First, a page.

The plaintiffs urge that the previous negotiations between the parties to the integrated agreement are admissible to show that the agreement has any meaning which is not impossible under the standard stated in § 230. This is the rule adopted in Restatement of Contracts § 242. In interpreting an integrated agreement, Restatement of Contracts § 235 sets forth the rules to aid the application of the standards set forth in § 230, and that is that the ordinary meaning of language throughout the country is given to words unless circumstances show that a different meaning is applicable.
Thus, we come to the problem of interpreting the integrated contract. The meaning of the word 'consent' does not appear to this Court to be so elusive or difficult as to require or even to permit the Court to look to the prior negotiations to get the meaning of this word, but the Court must follow the rule set forth in § 235 and feels that a reasonably intelligent person would give the words at least their common meaning and 'consent' means 'voluntary accordance with, or concurrence in, what is done or proposed by another; acquiescence; approval, compliance, permission.' Webster's New International Dictionary, 2d Ed. Unabridged, page 568.
With this view of the law in mind, it appears to this Court that the parties undoubtedly engaged in long negotiations prior to the formation of the written contract, and that plaintiff was very much concerned with having a used-car outlet. The plaintiff was a man of at least average intelligence and has considerable business experience, as may be seen in the answers to interrogatories filed on May 23, 1956; but he freely executed the franchise agreement and even entered into a supplemental agreement concerning territorial rights in which there was a definite clause concerning a change of location. In it he agreed that he would not change the location of his existing used-car outlet without the prior written consent of the company. If he was so concerned with having the right to change his used-car outlet if necessary for the successful operation of his business, it seems inconceivable that he would not insist upon such a clause being written into the contract. However, this he failed to do. A fully integrated contract was executed between the parties. It made no mention of the prior oral agreement on which the plaintiff relies. The Parol Evidence Rule will not permit a party to alter, vary, or contradict the terms of a written agreement in the absence of an allegation that a written agreement was entered into by fraud, accident, or mistake. There is no such allegation in the complaint or amended complaint in this case.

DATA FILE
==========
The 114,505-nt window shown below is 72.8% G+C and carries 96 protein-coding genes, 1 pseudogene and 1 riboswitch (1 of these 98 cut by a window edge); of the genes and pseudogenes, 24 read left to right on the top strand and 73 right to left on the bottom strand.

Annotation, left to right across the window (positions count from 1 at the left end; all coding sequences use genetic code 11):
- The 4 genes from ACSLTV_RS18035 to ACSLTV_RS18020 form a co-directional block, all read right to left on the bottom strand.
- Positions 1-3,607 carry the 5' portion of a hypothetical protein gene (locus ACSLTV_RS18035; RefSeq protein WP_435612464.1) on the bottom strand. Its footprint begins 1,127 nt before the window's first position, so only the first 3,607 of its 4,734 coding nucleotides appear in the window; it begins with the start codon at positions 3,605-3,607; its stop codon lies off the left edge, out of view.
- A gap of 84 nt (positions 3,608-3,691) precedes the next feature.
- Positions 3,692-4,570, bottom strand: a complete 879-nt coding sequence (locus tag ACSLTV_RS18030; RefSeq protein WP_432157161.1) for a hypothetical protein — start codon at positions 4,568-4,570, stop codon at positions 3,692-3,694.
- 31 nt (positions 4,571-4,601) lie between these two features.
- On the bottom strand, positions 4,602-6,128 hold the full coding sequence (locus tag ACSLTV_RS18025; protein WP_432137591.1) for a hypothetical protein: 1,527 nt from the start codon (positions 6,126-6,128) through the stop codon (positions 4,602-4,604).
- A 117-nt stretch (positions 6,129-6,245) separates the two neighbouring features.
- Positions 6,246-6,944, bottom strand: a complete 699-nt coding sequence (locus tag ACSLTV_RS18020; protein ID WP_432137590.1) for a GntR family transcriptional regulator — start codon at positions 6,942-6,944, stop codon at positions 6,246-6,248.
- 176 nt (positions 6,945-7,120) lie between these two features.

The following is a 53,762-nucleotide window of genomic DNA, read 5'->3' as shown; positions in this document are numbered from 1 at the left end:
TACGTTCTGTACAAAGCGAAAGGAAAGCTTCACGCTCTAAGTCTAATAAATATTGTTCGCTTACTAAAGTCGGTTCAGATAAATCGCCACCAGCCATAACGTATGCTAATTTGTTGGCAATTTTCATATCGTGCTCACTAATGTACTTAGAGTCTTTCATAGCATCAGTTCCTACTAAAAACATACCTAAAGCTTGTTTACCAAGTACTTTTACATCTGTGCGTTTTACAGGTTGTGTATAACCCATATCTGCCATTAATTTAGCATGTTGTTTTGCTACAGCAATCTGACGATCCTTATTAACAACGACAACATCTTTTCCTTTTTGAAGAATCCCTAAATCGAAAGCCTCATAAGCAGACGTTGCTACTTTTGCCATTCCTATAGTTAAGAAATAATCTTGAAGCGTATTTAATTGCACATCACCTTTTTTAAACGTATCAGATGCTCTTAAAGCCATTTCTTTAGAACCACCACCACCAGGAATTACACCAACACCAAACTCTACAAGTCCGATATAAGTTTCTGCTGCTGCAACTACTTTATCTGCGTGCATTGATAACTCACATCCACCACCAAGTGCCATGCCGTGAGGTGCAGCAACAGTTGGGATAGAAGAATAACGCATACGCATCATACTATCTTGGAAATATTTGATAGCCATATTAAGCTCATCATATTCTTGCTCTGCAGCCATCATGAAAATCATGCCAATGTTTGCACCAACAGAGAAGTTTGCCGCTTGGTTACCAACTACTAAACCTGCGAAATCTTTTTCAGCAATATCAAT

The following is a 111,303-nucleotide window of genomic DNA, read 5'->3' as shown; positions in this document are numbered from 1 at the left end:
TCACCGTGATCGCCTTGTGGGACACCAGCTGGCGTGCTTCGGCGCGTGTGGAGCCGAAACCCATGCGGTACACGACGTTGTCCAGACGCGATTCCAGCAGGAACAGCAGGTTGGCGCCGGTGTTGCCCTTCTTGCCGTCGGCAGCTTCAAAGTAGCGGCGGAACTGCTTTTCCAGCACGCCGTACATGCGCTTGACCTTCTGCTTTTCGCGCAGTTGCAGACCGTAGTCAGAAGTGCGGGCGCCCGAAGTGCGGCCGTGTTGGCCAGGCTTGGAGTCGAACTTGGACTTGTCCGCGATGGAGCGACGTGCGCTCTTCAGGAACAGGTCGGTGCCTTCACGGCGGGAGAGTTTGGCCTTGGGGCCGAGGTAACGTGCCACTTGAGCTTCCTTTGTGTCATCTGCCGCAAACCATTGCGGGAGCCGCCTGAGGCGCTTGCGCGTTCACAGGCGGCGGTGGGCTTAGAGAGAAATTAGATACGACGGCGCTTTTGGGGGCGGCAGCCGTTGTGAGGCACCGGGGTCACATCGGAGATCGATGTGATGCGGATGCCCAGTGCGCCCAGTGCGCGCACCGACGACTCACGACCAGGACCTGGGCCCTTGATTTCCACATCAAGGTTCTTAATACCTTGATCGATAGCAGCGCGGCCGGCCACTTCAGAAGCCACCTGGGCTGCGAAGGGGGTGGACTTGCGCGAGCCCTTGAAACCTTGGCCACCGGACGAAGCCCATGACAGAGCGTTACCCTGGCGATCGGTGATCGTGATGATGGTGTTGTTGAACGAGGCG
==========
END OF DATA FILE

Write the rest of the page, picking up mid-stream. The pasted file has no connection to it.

'In the absence of any claim of fraud, accident or mistake, the parties having deliberately put their engagements in writing, such writing constituted the agreement between them and its terms cannot be added to or subtracted from by parol evidence. Gianni v. R. Russell & Co., Inc., 281 Pa. 320, 126 A. 791; Speier v. Michelson, 303 Pa. 66, 154 A. 127; Jordan v. Sun Life Assurance Company of Canada, 366 Pa. 495, 77 A.2d 631; Grubb v. Rockey, 366 Pa. 592, 79 A.2d 255.' Mathers v. Roxy Auto Co., 1954, 375 Pa. 640, 644, 101 A.2d 680, 682.
Therefore, this Court cannot permit the plaintiff to alter, vary, or contradict the terms of the written integrated agreement by evidence of the oral agreement. The oral agreement in view of the Parol Evidence Rule is inoperative and could not be the basis of any legal cause of action; and if it did exist, it has been superseded by the written integration and under the law there is no oral agreement. If there is no oral agreement, there obviously could not be a breach of an oral agreement, and there could not be a cause of action for the breach of an agreement that does not exist in law. Accordingly, the defendant's motion for judgment on the pleadings insofar as plaintiff seeks to recover damages for a breach of contract on the oral agreement should be granted.
© 1992-2004 VersusLaw Inc.